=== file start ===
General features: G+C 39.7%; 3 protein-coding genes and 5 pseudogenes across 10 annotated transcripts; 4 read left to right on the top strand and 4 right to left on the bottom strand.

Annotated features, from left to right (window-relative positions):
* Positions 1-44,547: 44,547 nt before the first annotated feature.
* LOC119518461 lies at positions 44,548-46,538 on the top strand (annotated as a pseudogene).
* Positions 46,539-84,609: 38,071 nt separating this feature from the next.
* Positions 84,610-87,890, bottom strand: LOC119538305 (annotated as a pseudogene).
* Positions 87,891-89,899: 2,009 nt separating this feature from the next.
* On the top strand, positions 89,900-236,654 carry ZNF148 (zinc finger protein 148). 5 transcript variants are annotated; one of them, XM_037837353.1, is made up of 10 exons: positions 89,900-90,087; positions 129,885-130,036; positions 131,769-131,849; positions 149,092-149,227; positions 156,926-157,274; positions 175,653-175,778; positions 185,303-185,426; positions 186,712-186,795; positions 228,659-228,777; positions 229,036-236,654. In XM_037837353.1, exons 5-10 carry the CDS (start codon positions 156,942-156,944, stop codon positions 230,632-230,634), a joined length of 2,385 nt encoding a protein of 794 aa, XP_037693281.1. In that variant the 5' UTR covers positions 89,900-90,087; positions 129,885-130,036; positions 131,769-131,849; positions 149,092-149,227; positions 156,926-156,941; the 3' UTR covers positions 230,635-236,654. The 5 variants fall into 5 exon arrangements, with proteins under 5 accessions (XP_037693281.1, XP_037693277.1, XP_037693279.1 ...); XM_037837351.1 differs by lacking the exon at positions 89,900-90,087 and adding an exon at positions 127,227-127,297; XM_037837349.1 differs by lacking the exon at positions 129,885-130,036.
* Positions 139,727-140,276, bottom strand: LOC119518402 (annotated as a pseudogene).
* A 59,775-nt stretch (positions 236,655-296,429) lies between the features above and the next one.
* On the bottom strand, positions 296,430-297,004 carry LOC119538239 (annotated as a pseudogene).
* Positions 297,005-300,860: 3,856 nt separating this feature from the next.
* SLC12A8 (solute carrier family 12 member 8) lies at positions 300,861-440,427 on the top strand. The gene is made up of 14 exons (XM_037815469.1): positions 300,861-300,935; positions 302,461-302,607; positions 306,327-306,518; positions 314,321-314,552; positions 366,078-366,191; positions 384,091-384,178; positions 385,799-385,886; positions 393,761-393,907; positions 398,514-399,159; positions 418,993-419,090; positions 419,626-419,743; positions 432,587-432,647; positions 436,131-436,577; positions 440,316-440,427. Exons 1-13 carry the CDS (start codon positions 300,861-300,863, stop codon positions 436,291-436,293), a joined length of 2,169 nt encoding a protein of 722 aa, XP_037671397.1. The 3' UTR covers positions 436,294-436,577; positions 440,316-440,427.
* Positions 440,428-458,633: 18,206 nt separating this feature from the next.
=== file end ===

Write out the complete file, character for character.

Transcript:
General features: G+C 39.7%; 3 protein-coding genes and 5 pseudogenes across 10 annotated transcripts; 4 read left to right on the top strand and 4 right to left on the bottom strand.

Annotated features, from left to right (window-relative positions):
* Positions 1-44,547: 44,547 nt before the first annotated feature.
* LOC119518461 lies at positions 44,548-46,538 on the top strand (annotated as a pseudogene).
* Positions 46,539-84,609: 38,071 nt separating this feature from the next.
* Positions 84,610-87,890, bottom strand: LOC119538305 (annotated as a pseudogene).
* Positions 87,891-89,899: 2,009 nt separating this feature from the next.
* On the top strand, positions 89,900-236,654 carry ZNF148 (zinc finger protein 148). 5 transcript variants are annotated; one of them, XM_037837353.1, is made up of 10 exons: positions 89,900-90,087; positions 129,885-130,036; positions 131,769-131,849; positions 149,092-149,227; positions 156,926-157,274; positions 175,653-175,778; positions 185,303-185,426; positions 186,712-186,795; positions 228,659-228,777; positions 229,036-236,654. In XM_037837353.1, exons 5-10 carry the CDS (start codon positions 156,942-156,944, stop codon positions 230,632-230,634), a joined length of 2,385 nt encoding a protein of 794 aa, XP_037693281.1. In that variant the 5' UTR covers positions 89,900-90,087; positions 129,885-130,036; positions 131,769-131,849; positions 149,092-149,227; positions 156,926-156,941; the 3' UTR covers positions 230,635-236,654. The 5 variants fall into 5 exon arrangements, with proteins under 5 accessions (XP_037693281.1, XP_037693277.1, XP_037693279.1 ...); XM_037837351.1 differs by lacking the exon at positions 89,900-90,087 and adding an exon at positions 127,227-127,297; XM_037837349.1 differs by lacking the exon at positions 129,885-130,036.
* Positions 139,727-140,276, bottom strand: LOC119518402 (annotated as a pseudogene).
* A 59,775-nt stretch (positions 236,655-296,429) lies between the features above and the next one.
* On the bottom strand, positions 296,430-297,004 carry LOC119538239 (annotated as a pseudogene).
* Positions 297,005-300,860: 3,856 nt separating this feature from the next.
* SLC12A8 (solute carrier family 12 member 8) lies at positions 300,861-440,427 on the top strand. The gene is made up of 14 exons (XM_037815469.1): positions 300,861-300,935; positions 302,461-302,607; positions 306,327-306,518; positions 314,321-314,552; positions 366,078-366,191; positions 384,091-384,178; positions 385,799-385,886; positions 393,761-393,907; positions 398,514-399,159; positions 418,993-419,090; positions 419,626-419,743; positions 432,587-432,647; positions 436,131-436,577; positions 440,316-440,427. Exons 1-13 carry the CDS (start codon positions 300,861-300,863, stop codon positions 436,291-436,293), a joined length of 2,169 nt encoding a protein of 722 aa, XP_037671397.1. The 3' UTR covers positions 436,294-436,577; positions 440,316-440,427.
* Positions 440,428-458,633: 18,206 nt separating this feature from the next.